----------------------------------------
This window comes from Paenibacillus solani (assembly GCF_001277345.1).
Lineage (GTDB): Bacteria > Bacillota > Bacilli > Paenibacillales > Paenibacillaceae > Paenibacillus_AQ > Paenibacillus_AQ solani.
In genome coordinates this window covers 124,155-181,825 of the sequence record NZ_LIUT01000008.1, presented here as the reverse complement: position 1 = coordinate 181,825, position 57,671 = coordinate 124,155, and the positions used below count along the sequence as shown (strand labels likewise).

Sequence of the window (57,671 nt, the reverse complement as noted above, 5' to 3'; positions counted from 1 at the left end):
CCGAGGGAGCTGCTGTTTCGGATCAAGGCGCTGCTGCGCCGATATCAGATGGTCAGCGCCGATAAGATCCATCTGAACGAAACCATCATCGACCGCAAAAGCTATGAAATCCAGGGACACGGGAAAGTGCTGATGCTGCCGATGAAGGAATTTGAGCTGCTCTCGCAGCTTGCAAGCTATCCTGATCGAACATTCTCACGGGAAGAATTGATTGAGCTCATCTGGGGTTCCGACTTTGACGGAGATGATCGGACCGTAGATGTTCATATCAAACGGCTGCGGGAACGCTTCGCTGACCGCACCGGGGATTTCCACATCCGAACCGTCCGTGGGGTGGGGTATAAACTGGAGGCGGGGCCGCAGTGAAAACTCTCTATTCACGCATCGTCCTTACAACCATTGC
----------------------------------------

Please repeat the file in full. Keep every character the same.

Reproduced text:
This window comes from Paenibacillus solani (assembly GCF_001277345.1).
Lineage (GTDB): Bacteria > Bacillota > Bacilli > Paenibacillales > Paenibacillaceae > Paenibacillus_AQ > Paenibacillus_AQ solani.
In genome coordinates this window covers 124,155-181,825 of the sequence record NZ_LIUT01000008.1, presented here as the reverse complement: position 1 = coordinate 181,825, position 57,671 = coordinate 124,155, and the positions used below count along the sequence as shown (strand labels likewise).

Sequence of the window (57,671 nt, the reverse complement as noted above, 5' to 3'; positions counted from 1 at the left end):
CCGAGGGAGCTGCTGTTTCGGATCAAGGCGCTGCTGCGCCGATATCAGATGGTCAGCGCCGATAAGATCCATCTGAACGAAACCATCATCGACCGCAAAAGCTATGAAATCCAGGGACACGGGAAAGTGCTGATGCTGCCGATGAAGGAATTTGAGCTGCTCTCGCAGCTTGCAAGCTATCCTGATCGAACATTCTCACGGGAAGAATTGATTGAGCTCATCTGGGGTTCCGACTTTGACGGAGATGATCGGACCGTAGATGTTCATATCAAACGGCTGCGGGAACGCTTCGCTGACCGCACCGGGGATTTCCACATCCGAACCGTCCGTGGGGTGGGGTATAAACTGGAGGCGGGGCCGCAGTGAAAACTCTCTATTCACGCATCGTCCTTACAACCATTGC